🔥 2022 was one of Mass.’ hottest years on record. A report from Climate System Research Center at UMass Amherst found that 2022 was the state’s sixth hottest year on record and second warmest recorded summer. Boston specifically had its fourth warmest recorded year. January 2022 was the only month that saw an average temperature below normal. And if we keep relying on fossil fuels at our current rate, a 2022 report from Greater Boston Research Advisory Group concluded that Boston could see as many as 80 days with temps of 90 degrees or higher. 


😟 Inflation may be improving, but morale among local businesses is still low. The Associated Industries of Massachusetts’ (AIM) business confidence index finished the year at a 54 on its 0-100 scale. And while anything above 50 is technically positive, the rating was 2.7 points lower than its level in December 2021. AIM gets these numbers from a survey of more than 140 Massachusetts employers and said that businesses are still struggling to hire and retain employees, especially as people move to lower cost states. Plus, as long as interest rates keep climbing, they worry the economy will tip into a recession.


Long weekend plans

Gif via giphy

🔪Settle in for a scary-good time during the Friday the 13th Murder-thon at the Coolidge Corner Theatre. Watch parts 1 through 6 of the franchise (that’s 10 hours of film, if you’re wondering). Tickets are $35 | Friday, Jan. 13, 11:45 p.m.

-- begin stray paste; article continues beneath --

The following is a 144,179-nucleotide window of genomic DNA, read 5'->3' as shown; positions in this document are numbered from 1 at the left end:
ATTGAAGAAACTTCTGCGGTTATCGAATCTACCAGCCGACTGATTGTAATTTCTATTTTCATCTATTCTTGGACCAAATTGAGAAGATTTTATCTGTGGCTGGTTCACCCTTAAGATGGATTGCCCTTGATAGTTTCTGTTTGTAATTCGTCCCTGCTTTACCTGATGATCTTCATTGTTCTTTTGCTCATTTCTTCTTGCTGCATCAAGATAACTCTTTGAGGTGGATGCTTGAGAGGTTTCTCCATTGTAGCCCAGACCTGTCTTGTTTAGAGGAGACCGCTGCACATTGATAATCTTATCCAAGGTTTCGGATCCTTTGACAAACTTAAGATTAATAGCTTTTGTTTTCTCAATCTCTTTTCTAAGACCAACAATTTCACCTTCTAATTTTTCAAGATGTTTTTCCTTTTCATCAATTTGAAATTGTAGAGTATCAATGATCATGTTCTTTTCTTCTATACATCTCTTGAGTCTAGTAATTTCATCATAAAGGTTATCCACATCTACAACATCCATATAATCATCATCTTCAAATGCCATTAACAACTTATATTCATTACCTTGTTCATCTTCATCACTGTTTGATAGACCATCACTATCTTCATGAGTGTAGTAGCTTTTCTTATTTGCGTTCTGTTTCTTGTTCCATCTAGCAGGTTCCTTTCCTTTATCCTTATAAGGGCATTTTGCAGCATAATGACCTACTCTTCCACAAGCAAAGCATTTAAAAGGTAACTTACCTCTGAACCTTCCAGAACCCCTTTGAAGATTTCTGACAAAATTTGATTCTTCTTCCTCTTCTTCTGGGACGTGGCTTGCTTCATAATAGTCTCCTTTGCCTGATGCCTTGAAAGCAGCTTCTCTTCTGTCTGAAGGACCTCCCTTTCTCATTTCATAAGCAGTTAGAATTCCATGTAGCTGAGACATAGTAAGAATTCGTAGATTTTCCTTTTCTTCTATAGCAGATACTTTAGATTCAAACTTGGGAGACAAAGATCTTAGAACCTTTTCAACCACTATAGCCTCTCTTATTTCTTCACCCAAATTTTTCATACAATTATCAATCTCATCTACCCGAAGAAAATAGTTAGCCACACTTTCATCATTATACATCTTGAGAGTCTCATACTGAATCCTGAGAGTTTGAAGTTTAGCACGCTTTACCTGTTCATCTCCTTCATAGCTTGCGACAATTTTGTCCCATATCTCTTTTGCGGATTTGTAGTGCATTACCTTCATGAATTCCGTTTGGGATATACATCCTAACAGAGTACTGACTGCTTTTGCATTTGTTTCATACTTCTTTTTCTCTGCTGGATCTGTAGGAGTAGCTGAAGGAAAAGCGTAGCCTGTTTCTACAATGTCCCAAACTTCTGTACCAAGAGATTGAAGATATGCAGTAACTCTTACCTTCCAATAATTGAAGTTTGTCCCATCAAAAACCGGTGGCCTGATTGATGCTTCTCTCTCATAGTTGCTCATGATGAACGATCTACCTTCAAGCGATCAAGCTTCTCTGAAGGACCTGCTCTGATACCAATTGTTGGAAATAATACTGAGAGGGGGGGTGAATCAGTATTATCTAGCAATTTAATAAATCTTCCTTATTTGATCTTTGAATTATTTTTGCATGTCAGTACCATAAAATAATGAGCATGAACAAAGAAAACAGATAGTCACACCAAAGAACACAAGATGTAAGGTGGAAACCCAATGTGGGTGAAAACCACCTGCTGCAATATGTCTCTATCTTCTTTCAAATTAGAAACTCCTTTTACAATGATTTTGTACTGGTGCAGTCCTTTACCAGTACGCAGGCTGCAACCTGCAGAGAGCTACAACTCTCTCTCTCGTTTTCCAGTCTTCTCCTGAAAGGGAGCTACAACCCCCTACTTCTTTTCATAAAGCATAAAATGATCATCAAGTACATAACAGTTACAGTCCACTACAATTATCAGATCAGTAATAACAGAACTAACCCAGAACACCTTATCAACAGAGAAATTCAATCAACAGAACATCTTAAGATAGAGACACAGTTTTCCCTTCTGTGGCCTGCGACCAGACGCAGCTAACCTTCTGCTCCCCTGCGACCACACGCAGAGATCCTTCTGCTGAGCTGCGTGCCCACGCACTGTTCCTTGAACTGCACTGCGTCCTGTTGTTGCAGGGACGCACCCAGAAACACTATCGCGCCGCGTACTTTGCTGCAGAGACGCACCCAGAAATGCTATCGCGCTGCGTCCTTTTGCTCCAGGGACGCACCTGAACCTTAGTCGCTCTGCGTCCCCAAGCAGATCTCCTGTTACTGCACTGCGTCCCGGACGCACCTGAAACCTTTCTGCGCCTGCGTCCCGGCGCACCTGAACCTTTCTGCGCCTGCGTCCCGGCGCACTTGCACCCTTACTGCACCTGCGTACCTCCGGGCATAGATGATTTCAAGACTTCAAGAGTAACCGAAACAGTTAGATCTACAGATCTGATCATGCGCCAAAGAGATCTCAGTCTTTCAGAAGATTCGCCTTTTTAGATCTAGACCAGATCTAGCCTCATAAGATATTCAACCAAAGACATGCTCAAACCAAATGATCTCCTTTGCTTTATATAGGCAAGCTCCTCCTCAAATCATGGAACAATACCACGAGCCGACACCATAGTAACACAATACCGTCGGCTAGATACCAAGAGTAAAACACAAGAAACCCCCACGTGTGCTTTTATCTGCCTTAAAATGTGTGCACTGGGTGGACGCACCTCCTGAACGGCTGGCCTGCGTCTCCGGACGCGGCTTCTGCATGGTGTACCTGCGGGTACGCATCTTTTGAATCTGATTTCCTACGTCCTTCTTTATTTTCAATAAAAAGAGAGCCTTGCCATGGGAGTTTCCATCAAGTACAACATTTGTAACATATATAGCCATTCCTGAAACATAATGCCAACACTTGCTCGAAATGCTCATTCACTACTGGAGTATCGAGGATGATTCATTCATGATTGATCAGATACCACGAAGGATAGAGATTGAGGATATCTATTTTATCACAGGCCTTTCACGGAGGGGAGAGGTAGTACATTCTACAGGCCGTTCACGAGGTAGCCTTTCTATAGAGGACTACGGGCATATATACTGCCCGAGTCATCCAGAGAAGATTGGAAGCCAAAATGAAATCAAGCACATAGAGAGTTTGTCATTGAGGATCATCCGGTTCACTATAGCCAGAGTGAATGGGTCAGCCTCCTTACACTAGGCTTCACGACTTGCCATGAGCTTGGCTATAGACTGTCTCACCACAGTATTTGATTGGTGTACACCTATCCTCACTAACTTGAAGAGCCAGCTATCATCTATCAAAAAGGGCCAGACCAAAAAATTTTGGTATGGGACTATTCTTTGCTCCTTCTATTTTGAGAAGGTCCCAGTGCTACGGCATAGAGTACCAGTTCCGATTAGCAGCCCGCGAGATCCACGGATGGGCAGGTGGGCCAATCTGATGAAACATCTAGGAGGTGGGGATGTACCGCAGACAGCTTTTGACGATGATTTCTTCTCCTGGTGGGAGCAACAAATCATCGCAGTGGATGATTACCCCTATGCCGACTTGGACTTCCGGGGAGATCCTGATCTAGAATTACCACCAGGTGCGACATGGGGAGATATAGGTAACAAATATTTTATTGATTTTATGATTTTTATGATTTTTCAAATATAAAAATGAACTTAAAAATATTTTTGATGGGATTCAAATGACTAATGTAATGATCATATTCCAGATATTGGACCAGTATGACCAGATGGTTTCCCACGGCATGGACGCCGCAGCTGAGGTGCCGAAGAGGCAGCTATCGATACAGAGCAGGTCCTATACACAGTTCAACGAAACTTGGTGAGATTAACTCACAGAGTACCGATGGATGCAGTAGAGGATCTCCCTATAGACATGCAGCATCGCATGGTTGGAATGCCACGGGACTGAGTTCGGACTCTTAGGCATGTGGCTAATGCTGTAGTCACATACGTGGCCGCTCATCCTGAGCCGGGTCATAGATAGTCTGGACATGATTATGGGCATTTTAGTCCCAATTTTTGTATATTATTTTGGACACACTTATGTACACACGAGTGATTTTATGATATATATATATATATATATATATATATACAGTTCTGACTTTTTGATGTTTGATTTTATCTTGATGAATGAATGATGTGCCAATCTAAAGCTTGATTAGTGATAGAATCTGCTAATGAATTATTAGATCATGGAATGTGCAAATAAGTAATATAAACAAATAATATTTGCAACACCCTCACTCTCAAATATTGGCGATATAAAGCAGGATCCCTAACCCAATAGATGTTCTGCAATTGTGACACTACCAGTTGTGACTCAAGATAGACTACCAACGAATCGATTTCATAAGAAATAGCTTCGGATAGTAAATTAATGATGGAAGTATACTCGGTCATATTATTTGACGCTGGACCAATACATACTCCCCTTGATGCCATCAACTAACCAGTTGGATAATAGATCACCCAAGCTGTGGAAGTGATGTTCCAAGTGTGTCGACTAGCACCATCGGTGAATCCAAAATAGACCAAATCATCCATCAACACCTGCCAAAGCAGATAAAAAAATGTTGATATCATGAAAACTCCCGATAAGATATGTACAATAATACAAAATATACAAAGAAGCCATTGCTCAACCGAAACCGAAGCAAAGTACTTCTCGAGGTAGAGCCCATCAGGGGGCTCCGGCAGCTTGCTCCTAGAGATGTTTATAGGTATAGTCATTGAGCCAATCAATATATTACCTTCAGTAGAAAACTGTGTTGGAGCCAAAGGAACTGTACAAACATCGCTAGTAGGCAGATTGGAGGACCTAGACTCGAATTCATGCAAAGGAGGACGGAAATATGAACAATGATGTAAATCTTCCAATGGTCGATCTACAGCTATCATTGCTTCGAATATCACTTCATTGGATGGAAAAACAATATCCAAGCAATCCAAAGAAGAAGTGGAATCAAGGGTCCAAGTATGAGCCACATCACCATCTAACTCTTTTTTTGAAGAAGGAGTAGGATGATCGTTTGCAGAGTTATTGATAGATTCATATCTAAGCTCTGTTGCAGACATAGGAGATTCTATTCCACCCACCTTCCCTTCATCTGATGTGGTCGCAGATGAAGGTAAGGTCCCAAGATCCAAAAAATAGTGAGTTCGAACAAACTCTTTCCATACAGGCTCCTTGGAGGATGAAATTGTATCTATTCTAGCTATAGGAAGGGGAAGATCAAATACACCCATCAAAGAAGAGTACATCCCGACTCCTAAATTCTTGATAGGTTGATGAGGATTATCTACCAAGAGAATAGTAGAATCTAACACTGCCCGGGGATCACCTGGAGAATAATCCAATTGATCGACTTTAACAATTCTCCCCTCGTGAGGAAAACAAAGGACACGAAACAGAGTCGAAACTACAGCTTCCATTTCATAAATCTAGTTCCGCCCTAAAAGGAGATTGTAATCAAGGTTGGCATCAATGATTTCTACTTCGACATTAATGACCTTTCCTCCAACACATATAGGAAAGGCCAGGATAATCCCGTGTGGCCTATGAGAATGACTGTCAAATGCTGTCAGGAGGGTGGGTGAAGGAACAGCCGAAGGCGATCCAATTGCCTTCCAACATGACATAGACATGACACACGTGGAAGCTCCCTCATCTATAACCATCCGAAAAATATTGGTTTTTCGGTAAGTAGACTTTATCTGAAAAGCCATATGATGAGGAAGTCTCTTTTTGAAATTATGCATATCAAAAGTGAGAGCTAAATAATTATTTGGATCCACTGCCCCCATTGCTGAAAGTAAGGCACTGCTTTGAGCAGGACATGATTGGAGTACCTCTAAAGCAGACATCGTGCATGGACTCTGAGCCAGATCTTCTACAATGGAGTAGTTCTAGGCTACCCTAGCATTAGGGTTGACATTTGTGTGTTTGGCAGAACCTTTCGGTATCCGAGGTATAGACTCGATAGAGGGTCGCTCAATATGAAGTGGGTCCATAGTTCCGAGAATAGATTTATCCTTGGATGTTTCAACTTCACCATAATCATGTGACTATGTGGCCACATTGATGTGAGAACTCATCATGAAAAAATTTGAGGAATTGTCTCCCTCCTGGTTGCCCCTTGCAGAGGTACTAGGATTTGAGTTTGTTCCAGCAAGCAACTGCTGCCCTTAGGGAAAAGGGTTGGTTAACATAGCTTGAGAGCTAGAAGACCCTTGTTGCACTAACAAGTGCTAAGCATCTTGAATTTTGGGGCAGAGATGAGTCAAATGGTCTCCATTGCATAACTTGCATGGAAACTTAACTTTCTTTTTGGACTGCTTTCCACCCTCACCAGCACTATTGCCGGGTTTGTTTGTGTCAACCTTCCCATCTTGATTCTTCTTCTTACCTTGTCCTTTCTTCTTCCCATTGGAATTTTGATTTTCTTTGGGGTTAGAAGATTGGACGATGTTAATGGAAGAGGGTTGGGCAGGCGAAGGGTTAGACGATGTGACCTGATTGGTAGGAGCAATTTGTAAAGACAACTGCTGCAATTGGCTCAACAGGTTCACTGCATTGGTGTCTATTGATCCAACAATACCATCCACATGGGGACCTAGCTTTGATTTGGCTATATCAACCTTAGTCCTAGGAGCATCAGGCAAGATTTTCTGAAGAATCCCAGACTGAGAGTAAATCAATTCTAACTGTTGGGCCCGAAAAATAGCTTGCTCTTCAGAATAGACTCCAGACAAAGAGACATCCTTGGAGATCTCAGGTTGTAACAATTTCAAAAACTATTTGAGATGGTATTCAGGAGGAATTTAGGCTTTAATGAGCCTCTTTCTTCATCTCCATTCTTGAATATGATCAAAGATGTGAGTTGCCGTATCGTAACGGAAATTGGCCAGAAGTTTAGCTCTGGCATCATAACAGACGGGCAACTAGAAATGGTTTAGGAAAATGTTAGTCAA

🧇 Feast on a bottomless brunch at Burro Bar. Chow down on all you can eat for an hour and a half for just $25. | Saturdays and Sundays, 10 a.m. to 2:30 p.m. 

🧸 Crawl in comfort at the sixth annualOnesie Bar Crawl. Yes, you read that right. Single tickets are $25, group tickets are $20 per person. Saturday, Jan. 14, 4 p.m. to 12 a.m.

😸 Celebrate the year of the cat with food, local vendors, games, and performances at the annual Tết in Boston Vietnamese Lunar New Year festival. Tickets are $3 online, $5 in person. | Sunday, Jan. 15, 10:30 a.m. to 5 p.m


🖼 Spend MLK Day at the MFA. The museum’s free MLK Day Open House features music from DJ WhySham, performances, artist talks, and art creation along with a look at their collection. You can find more ways to honor Dr. Martin Luther King Jr. Day here. FREE | Monday, Jan. 16, 10 a.m. to 5 p.m.


Day of the Chowda’

Image: Lane Turner/Globe Staff

A celebration is in order: January 15 has been declared Chowda’ Day in Boston.

The Boston City Council proclaimed the new holiday to mark Legal Sea Foods’ annual event where a cup of chowder costs just $1. A portion of proceeds from the event will go toward research at Boston Children’s Hospital. 

If you’re looking to celebrate the day, the $1 cups are available for dine in or takeout at all Legal Sea Foods locations. News you can use. 

📅 Thanks for reading! Quick note: We’re taking Monday off in observance of MLK Day, but we’ll be back in your inbox on Tuesday, Jan. 17.